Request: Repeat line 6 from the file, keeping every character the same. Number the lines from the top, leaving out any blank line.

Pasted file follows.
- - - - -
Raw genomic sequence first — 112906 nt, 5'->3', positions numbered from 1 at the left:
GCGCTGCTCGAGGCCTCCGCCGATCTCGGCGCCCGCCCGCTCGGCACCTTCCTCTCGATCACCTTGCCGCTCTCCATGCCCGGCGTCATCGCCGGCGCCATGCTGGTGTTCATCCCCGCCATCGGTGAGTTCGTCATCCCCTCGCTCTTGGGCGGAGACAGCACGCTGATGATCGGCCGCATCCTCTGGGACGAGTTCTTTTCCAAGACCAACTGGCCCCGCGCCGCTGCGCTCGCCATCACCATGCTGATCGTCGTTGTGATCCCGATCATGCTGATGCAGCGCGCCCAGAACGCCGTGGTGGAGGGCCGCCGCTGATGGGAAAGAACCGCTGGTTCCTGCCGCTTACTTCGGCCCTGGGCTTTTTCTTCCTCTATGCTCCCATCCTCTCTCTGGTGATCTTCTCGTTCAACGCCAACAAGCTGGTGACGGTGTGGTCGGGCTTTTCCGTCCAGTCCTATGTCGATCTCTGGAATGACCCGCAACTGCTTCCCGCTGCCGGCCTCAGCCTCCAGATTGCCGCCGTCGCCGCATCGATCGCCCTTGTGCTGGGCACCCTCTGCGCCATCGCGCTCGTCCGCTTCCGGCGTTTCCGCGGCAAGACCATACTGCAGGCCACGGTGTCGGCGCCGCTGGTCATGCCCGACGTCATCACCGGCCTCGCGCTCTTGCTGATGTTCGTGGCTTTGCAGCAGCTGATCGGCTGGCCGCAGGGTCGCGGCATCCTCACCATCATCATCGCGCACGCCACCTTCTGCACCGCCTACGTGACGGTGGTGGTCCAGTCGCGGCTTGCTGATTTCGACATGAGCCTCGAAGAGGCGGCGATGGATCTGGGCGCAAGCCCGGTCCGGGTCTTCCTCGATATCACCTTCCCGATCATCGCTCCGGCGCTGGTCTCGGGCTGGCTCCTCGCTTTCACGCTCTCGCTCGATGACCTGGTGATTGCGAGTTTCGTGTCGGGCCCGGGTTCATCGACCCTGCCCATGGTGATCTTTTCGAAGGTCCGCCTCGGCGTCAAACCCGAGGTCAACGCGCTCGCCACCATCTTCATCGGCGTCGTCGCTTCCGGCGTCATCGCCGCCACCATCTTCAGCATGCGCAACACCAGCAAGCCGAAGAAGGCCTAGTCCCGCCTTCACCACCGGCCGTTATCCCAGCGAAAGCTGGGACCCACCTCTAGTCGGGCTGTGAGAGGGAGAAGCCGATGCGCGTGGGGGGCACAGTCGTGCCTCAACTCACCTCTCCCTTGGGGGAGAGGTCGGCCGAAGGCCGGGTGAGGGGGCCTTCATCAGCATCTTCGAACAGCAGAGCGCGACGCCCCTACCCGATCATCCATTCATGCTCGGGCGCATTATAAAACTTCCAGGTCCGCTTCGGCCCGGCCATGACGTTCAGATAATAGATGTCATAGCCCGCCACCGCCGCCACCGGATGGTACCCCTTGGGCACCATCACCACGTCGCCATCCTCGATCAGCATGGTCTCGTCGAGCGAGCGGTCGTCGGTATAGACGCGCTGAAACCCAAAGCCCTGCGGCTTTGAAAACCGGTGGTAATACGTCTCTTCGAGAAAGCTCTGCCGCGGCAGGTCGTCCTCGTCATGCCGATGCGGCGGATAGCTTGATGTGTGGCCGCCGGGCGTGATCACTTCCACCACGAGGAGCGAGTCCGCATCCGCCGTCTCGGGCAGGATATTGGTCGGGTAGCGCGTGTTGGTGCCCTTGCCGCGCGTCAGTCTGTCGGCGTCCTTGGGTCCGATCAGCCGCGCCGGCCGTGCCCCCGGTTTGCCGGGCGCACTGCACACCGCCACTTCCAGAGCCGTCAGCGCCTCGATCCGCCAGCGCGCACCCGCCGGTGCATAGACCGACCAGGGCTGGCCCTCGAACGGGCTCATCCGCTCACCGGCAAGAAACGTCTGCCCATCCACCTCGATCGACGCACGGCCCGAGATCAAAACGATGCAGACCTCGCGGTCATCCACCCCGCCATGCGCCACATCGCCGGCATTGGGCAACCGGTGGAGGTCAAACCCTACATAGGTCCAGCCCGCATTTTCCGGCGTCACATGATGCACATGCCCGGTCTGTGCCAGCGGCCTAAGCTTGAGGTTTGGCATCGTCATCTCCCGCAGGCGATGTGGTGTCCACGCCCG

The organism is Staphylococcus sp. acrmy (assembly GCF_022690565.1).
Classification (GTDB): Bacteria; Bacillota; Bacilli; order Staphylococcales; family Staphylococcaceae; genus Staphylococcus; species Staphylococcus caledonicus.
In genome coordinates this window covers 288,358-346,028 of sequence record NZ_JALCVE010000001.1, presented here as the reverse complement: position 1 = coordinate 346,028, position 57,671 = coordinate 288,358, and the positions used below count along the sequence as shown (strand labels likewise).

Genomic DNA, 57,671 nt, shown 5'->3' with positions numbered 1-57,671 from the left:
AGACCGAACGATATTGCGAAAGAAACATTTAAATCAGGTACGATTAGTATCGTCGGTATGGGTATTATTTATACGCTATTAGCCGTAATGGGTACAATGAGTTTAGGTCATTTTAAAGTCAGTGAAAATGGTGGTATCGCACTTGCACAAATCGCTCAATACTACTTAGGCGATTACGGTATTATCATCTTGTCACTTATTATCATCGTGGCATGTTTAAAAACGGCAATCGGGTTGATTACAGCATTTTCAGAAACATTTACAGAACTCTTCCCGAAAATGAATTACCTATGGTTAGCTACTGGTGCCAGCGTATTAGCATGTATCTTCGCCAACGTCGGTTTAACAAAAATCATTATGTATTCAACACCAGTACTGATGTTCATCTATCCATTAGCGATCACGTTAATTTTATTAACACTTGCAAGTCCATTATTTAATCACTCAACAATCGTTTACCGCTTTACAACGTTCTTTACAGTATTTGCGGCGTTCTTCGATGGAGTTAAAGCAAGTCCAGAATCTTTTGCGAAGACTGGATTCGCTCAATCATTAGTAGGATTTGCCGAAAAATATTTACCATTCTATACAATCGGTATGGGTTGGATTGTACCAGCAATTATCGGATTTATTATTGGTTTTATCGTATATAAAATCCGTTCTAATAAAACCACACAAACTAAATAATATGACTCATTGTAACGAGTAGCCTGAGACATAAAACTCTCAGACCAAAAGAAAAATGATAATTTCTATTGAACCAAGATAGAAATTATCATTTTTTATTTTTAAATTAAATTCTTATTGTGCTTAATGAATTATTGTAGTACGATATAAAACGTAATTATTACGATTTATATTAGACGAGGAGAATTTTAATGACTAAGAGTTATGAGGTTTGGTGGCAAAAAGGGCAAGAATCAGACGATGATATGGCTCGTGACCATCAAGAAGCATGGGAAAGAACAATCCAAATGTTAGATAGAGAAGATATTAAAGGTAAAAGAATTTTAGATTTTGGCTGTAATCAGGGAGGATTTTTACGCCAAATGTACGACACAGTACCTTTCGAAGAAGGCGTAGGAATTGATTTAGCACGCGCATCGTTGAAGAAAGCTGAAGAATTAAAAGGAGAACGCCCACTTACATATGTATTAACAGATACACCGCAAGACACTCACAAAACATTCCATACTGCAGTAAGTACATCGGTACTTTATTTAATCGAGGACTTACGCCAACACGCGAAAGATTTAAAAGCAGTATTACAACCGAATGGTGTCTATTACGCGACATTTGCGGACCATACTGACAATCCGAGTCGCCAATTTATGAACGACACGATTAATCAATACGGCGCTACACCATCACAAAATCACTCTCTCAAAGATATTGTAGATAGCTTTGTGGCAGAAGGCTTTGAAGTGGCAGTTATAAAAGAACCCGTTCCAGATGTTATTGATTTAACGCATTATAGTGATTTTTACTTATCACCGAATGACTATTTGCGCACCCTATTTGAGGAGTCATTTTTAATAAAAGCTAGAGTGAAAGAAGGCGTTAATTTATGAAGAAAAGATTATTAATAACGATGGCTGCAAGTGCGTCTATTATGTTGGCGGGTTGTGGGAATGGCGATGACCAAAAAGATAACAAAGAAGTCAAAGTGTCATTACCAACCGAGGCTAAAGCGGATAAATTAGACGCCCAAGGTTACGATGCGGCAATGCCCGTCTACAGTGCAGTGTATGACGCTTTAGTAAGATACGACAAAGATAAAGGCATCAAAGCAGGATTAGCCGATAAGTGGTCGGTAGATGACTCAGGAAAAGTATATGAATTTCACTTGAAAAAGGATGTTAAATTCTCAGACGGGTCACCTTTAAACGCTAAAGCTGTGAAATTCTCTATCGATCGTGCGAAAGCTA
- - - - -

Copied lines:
Genomic DNA, 57,671 nt, shown 5'->3' with positions numbered 1-57,671 from the left: